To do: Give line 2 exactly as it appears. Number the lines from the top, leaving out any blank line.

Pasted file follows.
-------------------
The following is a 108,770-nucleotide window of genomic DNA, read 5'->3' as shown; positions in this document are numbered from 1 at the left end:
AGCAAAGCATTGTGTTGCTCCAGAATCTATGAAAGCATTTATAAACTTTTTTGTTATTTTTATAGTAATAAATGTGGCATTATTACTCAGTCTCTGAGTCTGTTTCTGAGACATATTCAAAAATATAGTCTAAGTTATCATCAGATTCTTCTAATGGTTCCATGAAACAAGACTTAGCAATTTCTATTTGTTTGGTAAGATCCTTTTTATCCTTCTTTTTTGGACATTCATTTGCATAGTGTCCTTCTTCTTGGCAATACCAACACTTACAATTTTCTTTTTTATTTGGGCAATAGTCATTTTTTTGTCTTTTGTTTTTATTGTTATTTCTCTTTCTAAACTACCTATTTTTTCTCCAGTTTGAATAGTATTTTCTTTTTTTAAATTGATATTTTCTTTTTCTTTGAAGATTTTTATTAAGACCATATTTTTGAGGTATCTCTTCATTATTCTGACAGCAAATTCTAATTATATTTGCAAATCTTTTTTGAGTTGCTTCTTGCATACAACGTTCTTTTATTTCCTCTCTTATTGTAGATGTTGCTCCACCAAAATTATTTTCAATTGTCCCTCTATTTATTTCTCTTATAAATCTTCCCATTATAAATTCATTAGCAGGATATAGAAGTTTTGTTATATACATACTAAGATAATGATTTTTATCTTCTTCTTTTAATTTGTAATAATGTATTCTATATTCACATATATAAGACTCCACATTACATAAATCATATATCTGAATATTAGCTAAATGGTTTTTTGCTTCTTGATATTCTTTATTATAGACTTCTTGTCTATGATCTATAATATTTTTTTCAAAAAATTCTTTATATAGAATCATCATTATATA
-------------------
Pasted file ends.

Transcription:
AGCAAAGCATTGTGTTGCTCCAGAATCTATGAAAGCATTTATAAACTTTTTTGTTATTTTTATAGTAATAAATGTGGCATTATTACTCAGTCTCTGAGTCTGTTTCTGAGACATATTCAAAAATATAGTCTAAGTTATCATCAGATTCTTCTAATGGTTCCATGAAACAAGACTTAGCAATTTCTATTTGTTTGGTAAGATCCTTTTTATCCTTCTTTTTTGGACATTCATTTGCATAGTGTCCTTCTTCTTGGCAATACCAACACTTACAATTTTCTTTTTTATTTGGGCAATAGTCATTTTTTTGTCTTTTGTTTTTATTGTTATTTCTCTTTCTAAACTACCTATTTTTTCTCCAGTTTGAATAGTATTTTCTTTTTTTAAATTGATATTTTCTTTTTCTTTGAAGATTTTTATTAAGACCATATTTTTGAGGTATCTCTTCATTATTCTGACAGCAAATTCTAATTATATTTGCAAATCTTTTTTGAGTTGCTTCTTGCATACAACGTTCTTTTATTTCCTCTCTTATTGTAGATGTTGCTCCACCAAAATTATTTTCAATTGTCCCTCTATTTATTTCTCTTATAAATCTTCCCATTATAAATTCATTAGCAGGATATAGAAGTTTTGTTATATACATACTAAGATAATGATTTTTATCTTCTTCTTTTAATTTGTAATAATGTATTCTATATTCACATATATAAGACTCCACATTACATAAATCATATATCTGAATATTAGCTAAATGGTTTTTTGCTTCTTGATATTCTTTATTATAGACTTCTTGTCTATGATCTATAATATTTTTTTCAAAAAATTCTTTATATAGAATCATCATTATATA